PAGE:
Anyway, and to cut a long story short, the 2 remaining bottles were squandered later in the week, probably mid-week, with ne'er a nod to provenance or style. It was just great that we had wine in the house. Lovely, delicious, alcoholic, winey wine. And thereafter, every month, we would receive another box and something similar in our approach to drinking the box would happen. Like every time. We drank it like demons but we never really 'appreciated' it.

Things came to head though when I did a bit of scrutinizing of our bank statements and discovered that the wine club we belonged to was charging us somewhere in the region of £120.00 a pop. Every month! What cads! Bar stewards even! I thought the wine was free or cheap or something like £39.99 at the very least. So for the sake of our finances and for the sake of our livers, I cancelled the poxy direct debit, got us booked into rehab and have never looked back. Nor have I ever been taken with the notion of wine clubs since. Because like I said, they really are bad ideas.

It was with some trepidation then that I accepted the chance to sample a box of wine from Berry Bros and Rudd, ancient merchants and purveyors of wine by appointment to Queen Liz. Knowing me and my wife's previous conviction for this sort of thing, it could have led to disaster. But we have grown up now and I am glad to report that we treated the wines with a lot more maturity and consideration. Well, a lot more than we might have done 14 years ago. 

The Bourne case represents the beginning of the rung for the Berry Bros wine club, being the most economical and is full of delicious everyday drinking wine. "Showcasing typical examples of different grapes and styles, the Bourne selection is an enjoyable way to develop your wine knowledge or simply to ensure you always have a stock of excellent bottles in your wine rack, ready to be opened any night of the week." Or so the blurb says. 

Coming with a very snazzy box folder full of information and guidance to tasting, the box contained 6 pairs of wine which we managed to quaff over an amazing 6 weeks. The reds featured a raspberry kissed Dolcetto from Italy, a plum ruby Carmenère from Chile and a gutsy blend from Côtes du Rhône that went brilliantly with a plate of bangers and mash. But it was the whites that impressed us the most. The 2012 St Véran, Domaine des Gerbeau was cracking, full of juicy fruit with a touch of acidity and restored a lot faith in Chardonnay. The classic dry white from the Yalumba Winery in the Barossa Valley, saaff Aw-straalia also danced merrily on the tongue, flitting between grassy notes and tropical fruit.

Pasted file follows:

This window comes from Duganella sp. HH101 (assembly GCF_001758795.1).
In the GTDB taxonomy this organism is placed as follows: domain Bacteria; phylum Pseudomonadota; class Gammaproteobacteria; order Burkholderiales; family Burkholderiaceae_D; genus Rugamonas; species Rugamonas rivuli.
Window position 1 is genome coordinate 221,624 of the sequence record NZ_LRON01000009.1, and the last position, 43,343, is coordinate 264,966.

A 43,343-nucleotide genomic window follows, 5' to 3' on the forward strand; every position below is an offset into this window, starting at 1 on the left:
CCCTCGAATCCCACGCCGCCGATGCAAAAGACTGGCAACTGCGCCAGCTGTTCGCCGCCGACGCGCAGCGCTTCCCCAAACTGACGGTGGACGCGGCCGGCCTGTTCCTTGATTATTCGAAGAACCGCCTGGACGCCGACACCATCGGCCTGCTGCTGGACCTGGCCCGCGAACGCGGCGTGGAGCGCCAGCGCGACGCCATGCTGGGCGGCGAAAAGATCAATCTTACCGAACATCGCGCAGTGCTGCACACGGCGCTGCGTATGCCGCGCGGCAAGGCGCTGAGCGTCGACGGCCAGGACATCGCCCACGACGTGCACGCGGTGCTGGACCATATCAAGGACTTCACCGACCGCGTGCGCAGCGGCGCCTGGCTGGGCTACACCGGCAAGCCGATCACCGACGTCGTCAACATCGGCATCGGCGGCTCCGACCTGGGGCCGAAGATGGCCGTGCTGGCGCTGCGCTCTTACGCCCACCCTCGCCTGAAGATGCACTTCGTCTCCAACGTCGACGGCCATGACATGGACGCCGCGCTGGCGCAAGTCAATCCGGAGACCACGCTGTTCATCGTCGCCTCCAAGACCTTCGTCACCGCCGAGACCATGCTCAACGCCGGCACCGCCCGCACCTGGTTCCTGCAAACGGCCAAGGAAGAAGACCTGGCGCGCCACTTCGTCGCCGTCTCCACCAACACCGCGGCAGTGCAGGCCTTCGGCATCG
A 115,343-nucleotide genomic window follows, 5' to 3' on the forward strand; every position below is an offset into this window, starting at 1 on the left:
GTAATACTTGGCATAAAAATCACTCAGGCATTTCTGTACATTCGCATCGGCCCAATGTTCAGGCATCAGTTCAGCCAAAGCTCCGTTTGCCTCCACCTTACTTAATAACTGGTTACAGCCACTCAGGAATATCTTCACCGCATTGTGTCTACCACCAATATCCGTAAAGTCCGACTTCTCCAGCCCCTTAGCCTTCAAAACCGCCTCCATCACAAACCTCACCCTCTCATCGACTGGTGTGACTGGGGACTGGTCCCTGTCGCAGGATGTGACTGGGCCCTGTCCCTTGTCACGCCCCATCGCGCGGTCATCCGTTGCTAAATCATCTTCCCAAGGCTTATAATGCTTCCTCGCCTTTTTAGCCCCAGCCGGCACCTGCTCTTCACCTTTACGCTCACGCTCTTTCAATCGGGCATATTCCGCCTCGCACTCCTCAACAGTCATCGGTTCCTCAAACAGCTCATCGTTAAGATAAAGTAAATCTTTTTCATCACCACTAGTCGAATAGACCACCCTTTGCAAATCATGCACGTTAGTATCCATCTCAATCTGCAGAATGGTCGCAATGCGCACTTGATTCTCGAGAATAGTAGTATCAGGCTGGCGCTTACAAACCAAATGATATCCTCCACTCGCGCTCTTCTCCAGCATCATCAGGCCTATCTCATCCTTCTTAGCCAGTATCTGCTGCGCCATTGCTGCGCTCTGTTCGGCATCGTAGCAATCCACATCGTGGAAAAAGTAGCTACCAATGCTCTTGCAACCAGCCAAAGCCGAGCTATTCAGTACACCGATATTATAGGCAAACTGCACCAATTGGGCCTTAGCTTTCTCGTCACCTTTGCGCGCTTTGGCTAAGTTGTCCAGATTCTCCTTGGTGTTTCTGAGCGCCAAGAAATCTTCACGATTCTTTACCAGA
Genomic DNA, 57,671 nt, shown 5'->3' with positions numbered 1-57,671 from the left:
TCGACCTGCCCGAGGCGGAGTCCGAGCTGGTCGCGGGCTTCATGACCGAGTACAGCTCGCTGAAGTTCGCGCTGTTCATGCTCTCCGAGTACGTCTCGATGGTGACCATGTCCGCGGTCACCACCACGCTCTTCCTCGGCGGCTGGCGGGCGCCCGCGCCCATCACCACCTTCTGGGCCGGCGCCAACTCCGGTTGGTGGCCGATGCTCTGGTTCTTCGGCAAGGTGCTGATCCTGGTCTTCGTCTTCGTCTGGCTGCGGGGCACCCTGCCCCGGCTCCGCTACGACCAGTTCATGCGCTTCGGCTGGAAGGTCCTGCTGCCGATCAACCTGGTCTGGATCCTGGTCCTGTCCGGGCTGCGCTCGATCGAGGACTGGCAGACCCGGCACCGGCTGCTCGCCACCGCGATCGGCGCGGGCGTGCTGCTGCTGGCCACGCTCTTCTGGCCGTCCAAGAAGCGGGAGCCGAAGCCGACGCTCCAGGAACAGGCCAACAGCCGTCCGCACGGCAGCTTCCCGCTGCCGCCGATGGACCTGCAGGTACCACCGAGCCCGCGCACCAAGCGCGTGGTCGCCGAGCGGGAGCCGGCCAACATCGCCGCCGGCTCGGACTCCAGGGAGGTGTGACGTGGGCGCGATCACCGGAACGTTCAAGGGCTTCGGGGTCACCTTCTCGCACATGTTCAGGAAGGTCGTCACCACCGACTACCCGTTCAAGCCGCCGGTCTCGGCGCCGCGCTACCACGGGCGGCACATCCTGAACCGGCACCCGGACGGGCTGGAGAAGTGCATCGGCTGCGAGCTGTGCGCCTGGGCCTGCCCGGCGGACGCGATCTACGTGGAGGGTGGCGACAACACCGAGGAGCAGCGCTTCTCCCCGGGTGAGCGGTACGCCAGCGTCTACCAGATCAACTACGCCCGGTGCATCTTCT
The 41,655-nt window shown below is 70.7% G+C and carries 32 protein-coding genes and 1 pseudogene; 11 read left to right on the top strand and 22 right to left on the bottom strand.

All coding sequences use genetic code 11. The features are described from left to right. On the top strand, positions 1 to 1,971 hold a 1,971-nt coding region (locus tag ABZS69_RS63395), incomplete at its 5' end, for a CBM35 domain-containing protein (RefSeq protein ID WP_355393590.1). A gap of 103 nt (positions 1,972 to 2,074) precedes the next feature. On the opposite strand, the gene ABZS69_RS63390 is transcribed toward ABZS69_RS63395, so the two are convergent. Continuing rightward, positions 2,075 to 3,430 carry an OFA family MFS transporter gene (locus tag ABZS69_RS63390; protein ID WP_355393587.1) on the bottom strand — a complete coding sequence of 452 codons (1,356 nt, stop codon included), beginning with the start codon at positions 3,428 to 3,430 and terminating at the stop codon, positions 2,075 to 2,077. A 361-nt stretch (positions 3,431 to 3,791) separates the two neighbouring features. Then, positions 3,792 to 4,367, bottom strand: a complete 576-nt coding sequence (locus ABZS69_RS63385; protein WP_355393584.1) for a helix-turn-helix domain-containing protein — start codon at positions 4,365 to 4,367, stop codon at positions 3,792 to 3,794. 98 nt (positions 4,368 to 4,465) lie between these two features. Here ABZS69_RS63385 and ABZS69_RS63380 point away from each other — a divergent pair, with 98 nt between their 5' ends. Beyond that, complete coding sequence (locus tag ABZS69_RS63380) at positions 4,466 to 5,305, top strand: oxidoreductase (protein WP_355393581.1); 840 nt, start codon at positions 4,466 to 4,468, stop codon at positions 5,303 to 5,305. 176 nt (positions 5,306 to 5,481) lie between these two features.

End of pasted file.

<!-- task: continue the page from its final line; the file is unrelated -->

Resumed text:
The big hit of the box however was the unpronounceable Cserszegi Fűszeres from the Frittmann brothers in Kunság, Hungary. I have only just started trying wines from this country, Tokaji being a recent and wonderful discovery and this slightly odd, crisp white really pumped my nads (as quoted by John Bender in The Breakfast Club). I say odd because it really was unlike any wine I've tried before. Bitter yet sweet in a dessert wine sorta stylee, it was still very punchy and refreshing. With spice on the nose. Gorgeous in fact and we had a big ol' row over who should get the last drop. In the end, I played the more gentlemanly and refined card by letting my wife have it, which shows at least that one of us has moved on. Cow.

So given past history and torrid associations with wine clubs, would I give Berry Bros a whirl and sign up? Yes I think I would. I might still splutter a bit at having the wallet hit for 120 sovs every two months (so £60 a month basically) but that is much better than the scheme I was on before. And  considering that we are able to spread things out these days, drinking wise, it would be nice to start building a collection. How mature would that be?

And then come Christmas, we could get well and truly ars*holed.